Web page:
He's essentially the personality of a player without a uniform, and his loose, pat-on-the-back attitude has sometimes turned off hardcore fans who preach for personalities that liken to Bill Belichick.
The joke is on the critic, however, because the Falcons were the least penalized team in NFL history last season with 58.
No, you did not read that statistic wrong.
It doesn't matter if Ryan is "elite" or not. He's simply got "it."
One of the greatest—yet tired and annoying—arguments that accompanies NFL rhetoric is that of who is or isn't an elite quarterback.
The title changes for each guy on a regular basis. This season, Joe Flacco of the Baltimore Ravens seemingly earned a unanimous title of being "elite" after he got hot and won four postseason games to lead his team to a Super Bowl title.
Flacco was drafted in the same year as Ryan, who is just 1-4 in postseason games. Correlating a team's successes to the greatness of its quarterback can be a touchy practice, especially considering how the new-age mantra is that elite quarterbacks win titles, rather than great defenses.
Ryan's track record in the playoffs has made him somewhat of a punchline for the casual water-cooler goer, but there's no doubting he's got tools that most NFL quarterbacks in league history didn't have.
Ryan has 16 career fourth-quarter comebacks and 23 game-winning drives (per Pro-Football-Refence.com). To this point, he has a 90.9 career passing efficiency ranking and is 57-25 as a starter.
This past season, he was 10 yards away from sending the Falcons to their second Super Bowl appearance in team history. While his decision to throw the ball on 4th-and-5 to Roddy White was forced, White was interfered with. Also, had Harry Douglas not slipped on a wide-open wheel route just plays earlier, Atlanta would have already owned a late 31-28 lead.
No, there are no excuses here. The fact simply is that it's absurd to label a quarterback as a choke artist when his career as a winner was accompanied with a near-championship victory.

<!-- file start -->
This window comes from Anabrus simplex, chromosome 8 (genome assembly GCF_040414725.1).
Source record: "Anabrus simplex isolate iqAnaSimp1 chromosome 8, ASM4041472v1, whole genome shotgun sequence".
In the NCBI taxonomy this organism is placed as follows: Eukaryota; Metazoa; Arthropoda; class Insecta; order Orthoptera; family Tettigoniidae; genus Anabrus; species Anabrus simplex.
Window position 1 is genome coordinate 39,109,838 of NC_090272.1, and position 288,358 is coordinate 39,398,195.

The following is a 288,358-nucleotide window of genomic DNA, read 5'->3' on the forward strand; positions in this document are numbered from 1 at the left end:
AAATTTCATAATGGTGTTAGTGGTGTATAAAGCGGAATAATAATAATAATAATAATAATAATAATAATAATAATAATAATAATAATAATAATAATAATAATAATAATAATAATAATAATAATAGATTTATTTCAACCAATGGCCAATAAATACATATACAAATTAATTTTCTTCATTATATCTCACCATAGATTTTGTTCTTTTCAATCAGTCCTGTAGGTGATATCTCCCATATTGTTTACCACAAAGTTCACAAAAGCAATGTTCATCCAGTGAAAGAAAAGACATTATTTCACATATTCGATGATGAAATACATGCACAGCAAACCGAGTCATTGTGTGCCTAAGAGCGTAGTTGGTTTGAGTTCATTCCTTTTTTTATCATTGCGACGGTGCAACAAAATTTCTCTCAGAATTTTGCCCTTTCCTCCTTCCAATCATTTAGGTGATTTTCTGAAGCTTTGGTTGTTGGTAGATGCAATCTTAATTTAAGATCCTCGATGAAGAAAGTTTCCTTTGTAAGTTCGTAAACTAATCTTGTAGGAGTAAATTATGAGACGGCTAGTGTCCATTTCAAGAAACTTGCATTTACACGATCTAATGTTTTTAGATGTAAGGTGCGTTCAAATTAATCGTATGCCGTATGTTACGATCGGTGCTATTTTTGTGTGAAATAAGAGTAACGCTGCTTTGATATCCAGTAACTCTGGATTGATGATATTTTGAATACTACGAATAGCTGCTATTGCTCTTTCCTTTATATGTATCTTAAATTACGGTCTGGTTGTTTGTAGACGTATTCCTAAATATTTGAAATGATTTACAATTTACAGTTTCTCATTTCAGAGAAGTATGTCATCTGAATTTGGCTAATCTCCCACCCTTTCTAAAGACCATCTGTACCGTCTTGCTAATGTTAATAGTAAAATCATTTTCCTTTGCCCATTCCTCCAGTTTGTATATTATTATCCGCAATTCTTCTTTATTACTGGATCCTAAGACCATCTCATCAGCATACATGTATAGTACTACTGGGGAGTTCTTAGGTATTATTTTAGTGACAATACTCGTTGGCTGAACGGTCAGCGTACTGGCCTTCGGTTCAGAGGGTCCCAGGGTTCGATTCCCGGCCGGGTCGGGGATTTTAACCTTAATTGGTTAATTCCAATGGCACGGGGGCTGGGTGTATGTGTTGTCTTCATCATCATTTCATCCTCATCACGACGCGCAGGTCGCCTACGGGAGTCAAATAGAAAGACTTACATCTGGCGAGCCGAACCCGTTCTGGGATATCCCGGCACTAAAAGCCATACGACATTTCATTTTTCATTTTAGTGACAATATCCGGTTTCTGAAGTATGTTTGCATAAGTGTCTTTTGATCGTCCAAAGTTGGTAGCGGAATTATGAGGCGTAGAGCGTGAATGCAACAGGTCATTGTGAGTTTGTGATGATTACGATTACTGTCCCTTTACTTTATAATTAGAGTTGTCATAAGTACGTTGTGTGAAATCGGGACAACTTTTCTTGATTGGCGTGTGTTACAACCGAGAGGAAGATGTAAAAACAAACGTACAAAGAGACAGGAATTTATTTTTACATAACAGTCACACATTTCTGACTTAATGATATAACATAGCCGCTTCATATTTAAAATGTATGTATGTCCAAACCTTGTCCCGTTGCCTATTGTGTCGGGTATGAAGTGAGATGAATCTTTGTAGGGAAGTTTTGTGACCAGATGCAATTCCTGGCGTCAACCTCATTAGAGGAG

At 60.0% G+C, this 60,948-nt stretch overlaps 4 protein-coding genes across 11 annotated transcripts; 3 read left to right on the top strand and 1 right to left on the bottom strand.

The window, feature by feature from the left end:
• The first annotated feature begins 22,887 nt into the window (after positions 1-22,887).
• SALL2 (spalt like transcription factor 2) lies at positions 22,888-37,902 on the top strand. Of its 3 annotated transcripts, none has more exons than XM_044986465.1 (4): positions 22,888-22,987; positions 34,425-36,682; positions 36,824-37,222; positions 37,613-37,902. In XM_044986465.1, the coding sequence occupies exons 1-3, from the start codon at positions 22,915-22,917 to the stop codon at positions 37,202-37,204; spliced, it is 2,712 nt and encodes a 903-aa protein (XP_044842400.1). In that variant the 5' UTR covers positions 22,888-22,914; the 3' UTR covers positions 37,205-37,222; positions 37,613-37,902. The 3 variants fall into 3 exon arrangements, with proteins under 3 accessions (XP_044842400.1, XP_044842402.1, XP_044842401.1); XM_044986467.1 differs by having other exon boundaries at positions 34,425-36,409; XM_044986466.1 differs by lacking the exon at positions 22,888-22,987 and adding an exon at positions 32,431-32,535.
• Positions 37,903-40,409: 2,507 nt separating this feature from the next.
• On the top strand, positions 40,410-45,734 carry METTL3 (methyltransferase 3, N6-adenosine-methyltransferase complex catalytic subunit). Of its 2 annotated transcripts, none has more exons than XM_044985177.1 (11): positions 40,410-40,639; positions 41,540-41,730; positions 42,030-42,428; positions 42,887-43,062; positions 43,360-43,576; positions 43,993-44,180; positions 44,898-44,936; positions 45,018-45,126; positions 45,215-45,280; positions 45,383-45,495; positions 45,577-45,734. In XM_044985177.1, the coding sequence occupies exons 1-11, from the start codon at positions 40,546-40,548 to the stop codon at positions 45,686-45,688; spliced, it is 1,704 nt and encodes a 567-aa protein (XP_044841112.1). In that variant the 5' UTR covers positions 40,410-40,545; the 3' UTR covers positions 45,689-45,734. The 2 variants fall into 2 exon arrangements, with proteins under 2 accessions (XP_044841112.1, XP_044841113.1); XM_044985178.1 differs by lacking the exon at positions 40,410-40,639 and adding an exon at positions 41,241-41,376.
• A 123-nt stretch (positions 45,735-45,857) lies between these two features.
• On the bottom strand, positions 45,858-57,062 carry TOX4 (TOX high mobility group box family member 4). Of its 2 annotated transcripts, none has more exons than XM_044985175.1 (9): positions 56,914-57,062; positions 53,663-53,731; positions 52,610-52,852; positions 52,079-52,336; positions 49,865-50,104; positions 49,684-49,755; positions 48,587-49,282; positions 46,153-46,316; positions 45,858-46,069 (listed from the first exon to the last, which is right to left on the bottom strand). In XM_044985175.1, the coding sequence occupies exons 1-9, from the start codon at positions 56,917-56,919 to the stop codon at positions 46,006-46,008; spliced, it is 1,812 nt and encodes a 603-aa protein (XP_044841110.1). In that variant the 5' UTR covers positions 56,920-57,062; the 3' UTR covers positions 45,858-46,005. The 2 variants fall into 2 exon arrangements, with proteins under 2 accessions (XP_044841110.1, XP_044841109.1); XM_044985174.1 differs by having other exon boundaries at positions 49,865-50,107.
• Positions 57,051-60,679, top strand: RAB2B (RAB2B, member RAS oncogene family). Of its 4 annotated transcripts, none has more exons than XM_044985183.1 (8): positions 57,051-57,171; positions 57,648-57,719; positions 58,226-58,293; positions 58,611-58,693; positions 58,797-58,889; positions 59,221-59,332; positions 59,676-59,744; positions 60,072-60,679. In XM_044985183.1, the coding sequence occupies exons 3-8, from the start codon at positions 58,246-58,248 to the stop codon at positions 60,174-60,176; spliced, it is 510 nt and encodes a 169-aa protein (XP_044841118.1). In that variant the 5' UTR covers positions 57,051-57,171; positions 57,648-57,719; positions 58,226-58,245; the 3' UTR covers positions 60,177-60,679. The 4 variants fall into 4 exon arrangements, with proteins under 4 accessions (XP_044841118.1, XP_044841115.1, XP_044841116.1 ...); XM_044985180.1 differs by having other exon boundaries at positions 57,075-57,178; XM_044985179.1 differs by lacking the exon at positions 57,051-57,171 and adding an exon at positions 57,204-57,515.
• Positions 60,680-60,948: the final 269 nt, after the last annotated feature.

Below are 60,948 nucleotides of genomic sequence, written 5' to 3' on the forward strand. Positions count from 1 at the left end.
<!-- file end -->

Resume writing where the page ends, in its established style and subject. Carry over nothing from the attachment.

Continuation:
Any NFL owner will tell you he's the definition of a franchise quarterback. He doesn't have to be elite to the rest of the world; he simply needs to be the right guy for the franchise.
He's just that. To argue he's already the best player in franchise history is not a stretch.
From the stadium news, to the major veteran signings, to the feel-good story of Brian Banks and the inevitable new contract for Ryan, there's plenty of angles and stories surrounding the Falcons offseason, and so far, all of them have been positive.
The reason this phenomenon of ground break in Atlanta is so significant is because the way the franchise leveraged a new stadium deal in the community, as well as the way veterans raise eyebrows at what has become a destination organization has served as a proof, or output, to the brand that the Falcons have been building since 2008.
The amount of substance, foundation and potential for future success is something the Atlanta Falcons of old never had the benefit of enjoying.
Arthur Blank's vision was to transform a generic, boring, laughingstock franchise into a flagship organization.
Atlanta showed great promise in 2008, as well as 2010, but to come out and ensure faith in the continued development and growth of the Falcons was something most fans, who are undoubtedly skeptics thanks to the existing sports culture, were hesitant to do.
Five years is a better sample size. This offseason has been quite the ride, so far, as well.
Congratulations Falcons fans. This football city finally has a model pro-sports franchise. Ring, or no ring (though hopes of one coming soon are very bright), be proud to be a Falcon.